Tuesday, March 11th, 2008
As Kos noted yesterday, despite last week’s wave of media enthusiasm for Clinton, Obama’s delegate lead didn’t shrink at all. The delegate math doesn’t look good for Clinton: she’ll need a big win in Pennsylvania, an upset in North Carolina, and solid victories in Florida and Michigan revotes, all still up in the air.
So, barring the unlikely, Barack Obama will preserve his delegate lead and become the Democratic nominee. At the risk of starting the Monday morning quarterbacking a bit too early, how did Obama put the Clinton machine on the brink of defeat?
Other than the obvious—charisma, fundraising, Iraq, to name a few—consider this:
Obama’s overall delegate lead: 117
Obama’s delegate advantage in caucuses: 129 delegates
The Clinton campaign’s decision to “skip” the caucuses by not matching Obama’s investment in local organizing, may be the biggest political strategy blunder since the ignore-the-Swiftboat call.
Idaho. Maine. Texas. Nebraska. These are not obvious “Obama states” yet he grabbed big delegate leads in each of these caucuses.
Why? Because Obama’s campaign embraced bottom-up campaigning. Because it pumped money into local organizers. Because it gave tools to precinct captains and volunteers.
While Obama also ran television advertising and leveraged endorsers, Clinton’s campaign is marked by its top-down messaging and its use of local political machines. Obama perfected bottom-up organizing – and the caucus system rewarded him.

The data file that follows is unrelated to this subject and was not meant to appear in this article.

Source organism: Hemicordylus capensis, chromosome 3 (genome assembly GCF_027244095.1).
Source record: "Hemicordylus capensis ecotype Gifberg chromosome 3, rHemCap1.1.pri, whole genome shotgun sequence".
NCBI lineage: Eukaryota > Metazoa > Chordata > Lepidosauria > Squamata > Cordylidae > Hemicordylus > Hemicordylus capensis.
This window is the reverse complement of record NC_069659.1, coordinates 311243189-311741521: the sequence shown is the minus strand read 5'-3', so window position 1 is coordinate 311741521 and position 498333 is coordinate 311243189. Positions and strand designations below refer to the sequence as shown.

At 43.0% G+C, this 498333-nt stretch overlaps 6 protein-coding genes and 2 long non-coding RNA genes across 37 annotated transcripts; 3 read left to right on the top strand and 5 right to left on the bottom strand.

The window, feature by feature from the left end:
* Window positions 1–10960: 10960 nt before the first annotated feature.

I’m torn when it comes to caucuses. On one hand I respect their political intimacy, the retail politicking, and the face-to-face discourse they require. And I’ve admired the Obama movement in its execution: armies of Obama’ites rolling up their sleeves, packing events, knocking on doors, calling neighbors. It’s the image of democracy thriving.
On the other hand, caucuses are overtly undemocratic. I’m on the Advisory Board of Why Tuesday? and we’ve reported why caucuses can be extremely difficult for voters to participate in. Single moms, service employees, hospital workers, hell, just an average working citizen having to spend two hours locked in a room—many times on a Tuesday evening—is a lot to ask for democratic participation.
Fortunately, I think we can have it both ways. My estimation is that, whether Clinton pulls off a surprise victory or not, top-down campaigning is toast in our party. The benefits of bottom-up inclusion, financial and organizational, are too great to sacrifice in favor of top-down control. And whether it is a caucus or primary, the bottom-up, caucus-style, army-driven political strategy is here to stay.
While our democracy is refreshed through bottom-up campaigning and all-star candidates with inspiring messages, we must find ways to sustain this increased participation, starting with a dialogue about the state of our voting system. When it comes to our primary calendar, we must make voting more accessible, whether its eliminating caucuses, moving them to to Saturdays (as Nevada and Wyoming did), or just adding absentee caucus ballots. And, in the general, we should consider instituting a national Election Day holiday, expanding mail-in ballots, and experimenting with Internet voting.
Our grassroots has been liberated through bottom-up campaigning. Now we need to upgrade our voting system to sustain this renewed enthusiasm in democracy.
Don’t you think it’s time for an upgrade?